Is Health at Every Size Really Possible?
There’s a movement gaining momentum in the United States, and it’s called Health At Every Size (you may see it written as HAES).
I first heard about it when I read Dr. Linda Bacon’s book of the same name around 2013, but the movement has been around since the ’60s. I found Dr. Bacon's work absolutely intriguing: Was it possible that health could be found at every size?
Why diets don't work
Well, here's what we know: Research indicates that, while most diets can cause at least a small amount of weight loss in the beginning, they very rarely work long term, and often dieting results in gaining even more weight once the diet ends. Dr. Traci Mann has written extensively about this topic.1 There's also some evidence that weight cycling (aka yo-yo dieting) might increase your risk of death.2
So if dieting isn't working, does that mean anyone, at any size, can be healthy? Well, maybe.
What does health at every size mean?
Here’s the deal: The Health At Every Size movement has a number of principles, such as: "Weight Inclusivity: Accept and respect the inherent diversity of body shapes and sizes and reject the idealizing or pathologizing of specific weights," and "Health Enhancement: Support health policies that improve and equalize access to information and services, and personal practices that improve human well-being, including attention to individual physical, economic, social, spiritual, emotional, and other needs," among others.3
Benefits for people with type 2 diabetes
The movement also believes in respectful care, aka doctors and health providers ending weight-based discrimination (and other types of discrimination) and eating for well-being, which includes eating based on hunger and pleasure as well as nutritional needs. In other words, the movement isn’t about throwing all caution to the wind, it’s about accepting your body for what it is, and from there adopting healthy behaviors.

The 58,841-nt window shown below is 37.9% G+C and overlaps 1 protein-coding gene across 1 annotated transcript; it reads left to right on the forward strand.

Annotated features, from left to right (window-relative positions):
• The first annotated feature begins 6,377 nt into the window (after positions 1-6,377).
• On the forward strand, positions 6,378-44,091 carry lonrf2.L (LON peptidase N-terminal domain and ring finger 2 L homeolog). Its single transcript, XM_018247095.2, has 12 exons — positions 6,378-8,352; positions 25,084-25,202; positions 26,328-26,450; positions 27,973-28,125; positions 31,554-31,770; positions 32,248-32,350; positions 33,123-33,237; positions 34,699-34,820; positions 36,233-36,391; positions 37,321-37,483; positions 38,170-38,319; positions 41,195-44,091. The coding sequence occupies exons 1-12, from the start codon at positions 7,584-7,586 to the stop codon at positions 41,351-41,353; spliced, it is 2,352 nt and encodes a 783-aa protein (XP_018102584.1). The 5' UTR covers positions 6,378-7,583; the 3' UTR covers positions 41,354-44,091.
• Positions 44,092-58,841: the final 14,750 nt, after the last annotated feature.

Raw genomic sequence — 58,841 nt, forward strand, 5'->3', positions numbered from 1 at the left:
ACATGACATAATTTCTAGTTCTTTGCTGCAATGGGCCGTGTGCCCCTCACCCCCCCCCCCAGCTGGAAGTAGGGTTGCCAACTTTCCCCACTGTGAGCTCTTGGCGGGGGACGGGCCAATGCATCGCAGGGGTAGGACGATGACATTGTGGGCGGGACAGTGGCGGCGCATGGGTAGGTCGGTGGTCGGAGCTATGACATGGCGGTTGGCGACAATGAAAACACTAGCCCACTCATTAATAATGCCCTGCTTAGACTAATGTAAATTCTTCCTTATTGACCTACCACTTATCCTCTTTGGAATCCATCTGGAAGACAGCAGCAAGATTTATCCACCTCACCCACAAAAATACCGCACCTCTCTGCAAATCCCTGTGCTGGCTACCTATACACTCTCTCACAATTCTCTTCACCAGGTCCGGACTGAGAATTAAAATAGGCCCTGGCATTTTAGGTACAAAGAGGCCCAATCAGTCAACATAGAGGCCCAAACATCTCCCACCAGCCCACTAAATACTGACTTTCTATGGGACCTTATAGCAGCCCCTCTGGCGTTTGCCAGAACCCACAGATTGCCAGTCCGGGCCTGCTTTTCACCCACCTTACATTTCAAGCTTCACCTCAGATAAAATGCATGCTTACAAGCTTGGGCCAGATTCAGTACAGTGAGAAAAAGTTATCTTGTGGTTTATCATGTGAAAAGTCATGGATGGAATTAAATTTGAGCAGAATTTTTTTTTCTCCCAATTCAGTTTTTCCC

Studies indicate that this method actually produces pretty good results, everything from improved blood lipids to blood pressure to promoting physical activity and improving self-esteem and body image.4
Is your interest piqued? Here’s what you need to know about being healthy at every size.
How to find a participating medical professional
There are doctors and other health providers that are fully accepting of the HAES paradigm. You can go to their database and search for a dietitian, doctor, or other wellness professional to find someone who isn’t automatically going to try to get you to lose weight or change your body size. They’ll work with you, not against your genetics.
Follow on social media
There are tons of HAES accounts on social media. Search for #HAES and follow others who are part of the movement, either by being a health practitioner as above or simply living the principles for themselves. It's highly motivating and helpful to see other people who are living this way.
Share the resources
If loved ones express concern, point them to the Association for Size Diversity and Health website or the research about the way this method is actually improving the health of people of all body sizes.
As with just about every health topic, there's still lots of conflicting research about what's best. You should always do what feels right for you.
Did you know that diabetes is a risk factor for developing chronic kidney disease?